Akzo Nobel NV, the Dutch maker of chemicals and Dulux paint, reported third-quarter profit that beat analysts’ estimates as costs to improve its household paint business eased and planned savings began to trickle in.
Earnings before interest, taxes, depreciation and amortization gained 7 percent to 456 million euros ($623 million), the Amsterdam-based company said today in a statement. Analysts in a Bloomberg survey estimated 444 million euros, on average. The shares rose 4.9 percent to 50.8 euros in Amsterdam at 9:03 a.m., the most since December 14.
Six years after the $17 billion purchase of Imperial Chemical Industries, Akzo is tackling the resulting overlaps and inefficiencies that have led cash generation to lag behind peers such as PPG Industries Inc. While Chief Executive Officer Ton Buechner is marking his second year with programs to boost savings and streamline operations, Akzo is having to shoulder extra costs as construction markets are still struggling.
’’Market conditions remain challenging but we see that volumes are stabilizing,’’ Chief Financial Officer Keith Nichols told journalists on a call.
Shares of the maker of chlorine, cosmetics and coatings for Airbus A380 planes, have declined almost 3 percent this year before today, giving it a market value of 11.7 billion euros. By contrast, Pittsburgh-based PPG has added 30 percent, buoyed by recovering construction markets in the U.S. and the integration of Akzo’s U.S. decorative paint operation, bought for $1.05 billion in December 2012.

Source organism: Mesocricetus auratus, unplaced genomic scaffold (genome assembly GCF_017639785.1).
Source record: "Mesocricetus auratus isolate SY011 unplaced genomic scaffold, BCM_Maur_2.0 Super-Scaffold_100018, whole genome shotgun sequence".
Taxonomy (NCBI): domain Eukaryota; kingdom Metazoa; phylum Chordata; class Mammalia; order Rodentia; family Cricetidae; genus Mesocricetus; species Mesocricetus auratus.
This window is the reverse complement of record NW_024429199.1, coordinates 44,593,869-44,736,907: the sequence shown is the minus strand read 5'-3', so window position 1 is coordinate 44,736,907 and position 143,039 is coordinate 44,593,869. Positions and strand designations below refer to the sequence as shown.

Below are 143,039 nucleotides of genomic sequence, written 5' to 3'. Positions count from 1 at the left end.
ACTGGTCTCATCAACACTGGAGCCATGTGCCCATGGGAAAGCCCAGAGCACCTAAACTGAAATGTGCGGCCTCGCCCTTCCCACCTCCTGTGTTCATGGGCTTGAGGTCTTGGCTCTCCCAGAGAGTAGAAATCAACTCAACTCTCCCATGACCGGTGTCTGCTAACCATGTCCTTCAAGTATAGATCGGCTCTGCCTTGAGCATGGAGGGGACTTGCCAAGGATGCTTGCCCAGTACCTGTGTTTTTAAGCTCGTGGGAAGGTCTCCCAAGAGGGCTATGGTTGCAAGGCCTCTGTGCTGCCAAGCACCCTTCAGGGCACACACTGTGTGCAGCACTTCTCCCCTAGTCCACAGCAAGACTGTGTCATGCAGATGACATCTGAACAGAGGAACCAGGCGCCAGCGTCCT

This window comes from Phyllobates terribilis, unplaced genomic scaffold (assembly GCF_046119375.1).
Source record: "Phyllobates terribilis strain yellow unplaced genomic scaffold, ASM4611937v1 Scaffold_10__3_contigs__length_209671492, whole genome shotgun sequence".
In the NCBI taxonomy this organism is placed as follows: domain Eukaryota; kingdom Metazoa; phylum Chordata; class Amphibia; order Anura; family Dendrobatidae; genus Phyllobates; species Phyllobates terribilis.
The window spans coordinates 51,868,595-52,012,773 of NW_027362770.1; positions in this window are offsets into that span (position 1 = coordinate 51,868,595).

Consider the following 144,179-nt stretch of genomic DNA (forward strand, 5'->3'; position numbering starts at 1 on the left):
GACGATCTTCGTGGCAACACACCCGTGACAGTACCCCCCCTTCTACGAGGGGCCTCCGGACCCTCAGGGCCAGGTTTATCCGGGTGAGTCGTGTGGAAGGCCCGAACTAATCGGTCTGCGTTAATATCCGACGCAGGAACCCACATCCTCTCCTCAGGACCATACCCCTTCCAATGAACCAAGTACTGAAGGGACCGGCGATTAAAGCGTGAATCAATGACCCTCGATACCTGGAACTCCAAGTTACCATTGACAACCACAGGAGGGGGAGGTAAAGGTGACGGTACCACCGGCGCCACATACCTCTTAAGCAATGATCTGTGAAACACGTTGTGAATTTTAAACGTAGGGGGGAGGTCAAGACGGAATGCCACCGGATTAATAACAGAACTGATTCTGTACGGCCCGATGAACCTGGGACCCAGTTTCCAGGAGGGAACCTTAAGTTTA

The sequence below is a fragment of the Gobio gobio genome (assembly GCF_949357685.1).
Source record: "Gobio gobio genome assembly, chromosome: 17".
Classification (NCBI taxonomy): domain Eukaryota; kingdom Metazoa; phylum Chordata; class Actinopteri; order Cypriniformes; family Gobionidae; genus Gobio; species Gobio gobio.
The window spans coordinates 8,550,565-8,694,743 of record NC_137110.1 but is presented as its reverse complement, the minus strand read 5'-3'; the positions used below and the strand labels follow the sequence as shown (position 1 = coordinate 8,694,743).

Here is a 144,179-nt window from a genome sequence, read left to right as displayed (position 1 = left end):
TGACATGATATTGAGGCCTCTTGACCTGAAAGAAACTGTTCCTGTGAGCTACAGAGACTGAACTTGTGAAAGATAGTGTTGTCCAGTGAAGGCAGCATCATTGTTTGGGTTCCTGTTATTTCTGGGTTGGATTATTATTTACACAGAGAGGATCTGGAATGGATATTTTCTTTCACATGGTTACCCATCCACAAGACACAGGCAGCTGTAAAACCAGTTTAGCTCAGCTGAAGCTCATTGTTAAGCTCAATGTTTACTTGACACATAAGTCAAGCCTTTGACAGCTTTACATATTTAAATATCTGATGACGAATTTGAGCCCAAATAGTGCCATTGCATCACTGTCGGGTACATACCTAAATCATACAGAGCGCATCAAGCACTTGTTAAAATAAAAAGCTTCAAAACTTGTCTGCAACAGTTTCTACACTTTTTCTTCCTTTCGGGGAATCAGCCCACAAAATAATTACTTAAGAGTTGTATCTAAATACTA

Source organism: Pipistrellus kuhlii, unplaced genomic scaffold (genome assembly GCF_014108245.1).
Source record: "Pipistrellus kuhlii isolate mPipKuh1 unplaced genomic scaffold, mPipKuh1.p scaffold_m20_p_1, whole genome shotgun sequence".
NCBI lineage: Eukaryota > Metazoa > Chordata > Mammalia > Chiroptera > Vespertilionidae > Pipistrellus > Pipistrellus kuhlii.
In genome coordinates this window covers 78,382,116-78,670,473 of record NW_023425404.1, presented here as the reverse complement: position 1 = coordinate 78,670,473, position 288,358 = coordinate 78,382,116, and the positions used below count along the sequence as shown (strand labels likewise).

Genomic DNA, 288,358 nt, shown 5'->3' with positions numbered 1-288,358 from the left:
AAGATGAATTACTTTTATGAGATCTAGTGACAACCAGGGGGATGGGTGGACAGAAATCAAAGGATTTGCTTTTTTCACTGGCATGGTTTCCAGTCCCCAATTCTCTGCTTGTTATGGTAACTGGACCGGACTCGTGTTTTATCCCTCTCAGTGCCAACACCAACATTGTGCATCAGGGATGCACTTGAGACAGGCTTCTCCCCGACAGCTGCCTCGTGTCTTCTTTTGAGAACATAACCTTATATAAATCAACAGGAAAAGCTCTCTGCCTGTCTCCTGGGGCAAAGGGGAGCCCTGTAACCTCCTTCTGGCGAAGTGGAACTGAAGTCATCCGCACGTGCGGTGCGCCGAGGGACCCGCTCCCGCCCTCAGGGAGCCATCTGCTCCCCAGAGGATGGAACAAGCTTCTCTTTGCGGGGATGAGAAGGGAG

Buechner has replaced senior managers to help push his agenda and accelerate the efficiency program, expected to cost 300 million euros this year. Management is budgeting for 160 million euros in expenses in the fourth quarter, Akzo said, reiterating that annual operating profit is unlikely to exceed 908 million euros.
The so-called profit improvement program is expected to generate an Ebitda boost of 500 million euros by the end of this year. Cash inflow improved to 552 million euros in the third quarter from 460 million euros.
“The actions we have taken to address the challenges our businesses are facing are starting to have a positive effect,” Nichols said.
Akzo is streamlining its manufacturing footprint, with production of organic peroxides being transferred from a site in Deventer, the Netherlands to other facilities. Such measures helped lift the return on sales to 8 percent in the third quarter, from 6.3 percent a year earlier.
A strengthening euro led quarterly revenue to fall 5 percent to 3.78 million euros. Asian markets led growth in decorative paints, with sales advancing 2 percent. The company is investing about 44 million euros on a new facility in Chengdu to tap demand in the west of China.
“The good news is that volumes of decorative paints have been higher in all our regions,” Nichols said. “We’re making clear progress in getting costs down, helping the profitability.”
Pockets of growth, such as airplane coatings, haven’t been sufficient to counter weakened construction, automotive and marine markets. Customers have opted for cheaper paint brands within Akzo’s range, though the effect of downtrading has now stabilized, Nichols said.
Akzo has also suffered from inflated raw-material prices as well as currency costs in markets including Latin America and India. That trend is also starting to ease, Nichols said. On average, input costs that include titanium dioxide used as a whitener in paint should be slightly lower in the fourth quarter, on a year-on-year basis.
“We expect continued pricing power from all three segments to enable gross margin expansion, a new CEO to drive change, and the potential for volume growth from emerging markets or a European recovery,” Jeremy Redenius, an analyst at Sanford C Bernstein in London, said in a note.